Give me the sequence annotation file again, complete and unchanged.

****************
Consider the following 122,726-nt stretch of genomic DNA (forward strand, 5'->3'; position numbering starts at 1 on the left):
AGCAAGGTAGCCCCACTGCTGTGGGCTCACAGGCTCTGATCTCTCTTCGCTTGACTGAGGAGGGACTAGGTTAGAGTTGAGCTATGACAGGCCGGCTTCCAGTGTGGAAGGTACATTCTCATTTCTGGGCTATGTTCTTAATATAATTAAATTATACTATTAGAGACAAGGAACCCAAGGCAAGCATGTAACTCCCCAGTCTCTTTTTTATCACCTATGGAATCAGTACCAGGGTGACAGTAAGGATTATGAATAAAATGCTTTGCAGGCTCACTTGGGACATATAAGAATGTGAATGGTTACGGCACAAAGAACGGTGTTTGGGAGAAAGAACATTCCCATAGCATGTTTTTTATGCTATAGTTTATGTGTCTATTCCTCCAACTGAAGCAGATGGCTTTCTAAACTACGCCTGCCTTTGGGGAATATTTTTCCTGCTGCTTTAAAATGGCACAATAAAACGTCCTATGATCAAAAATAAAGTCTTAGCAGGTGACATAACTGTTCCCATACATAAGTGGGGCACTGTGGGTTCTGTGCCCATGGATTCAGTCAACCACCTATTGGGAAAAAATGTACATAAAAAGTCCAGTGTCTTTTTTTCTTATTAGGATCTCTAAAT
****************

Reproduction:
Consider the following 122,726-nt stretch of genomic DNA (forward strand, 5'->3'; position numbering starts at 1 on the left):
AGCAAGGTAGCCCCACTGCTGTGGGCTCACAGGCTCTGATCTCTCTTCGCTTGACTGAGGAGGGACTAGGTTAGAGTTGAGCTATGACAGGCCGGCTTCCAGTGTGGAAGGTACATTCTCATTTCTGGGCTATGTTCTTAATATAATTAAATTATACTATTAGAGACAAGGAACCCAAGGCAAGCATGTAACTCCCCAGTCTCTTTTTTATCACCTATGGAATCAGTACCAGGGTGACAGTAAGGATTATGAATAAAATGCTTTGCAGGCTCACTTGGGACATATAAGAATGTGAATGGTTACGGCACAAAGAACGGTGTTTGGGAGAAAGAACATTCCCATAGCATGTTTTTTATGCTATAGTTTATGTGTCTATTCCTCCAACTGAAGCAGATGGCTTTCTAAACTACGCCTGCCTTTGGGGAATATTTTTCCTGCTGCTTTAAAATGGCACAATAAAACGTCCTATGATCAAAAATAAAGTCTTAGCAGGTGACATAACTGTTCCCATACATAAGTGGGGCACTGTGGGTTCTGTGCCCATGGATTCAGTCAACCACCTATTGGGAAAAAATGTACATAAAAAGTCCAGTGTCTTTTTTTCTTATTAGGATCTCTAAAT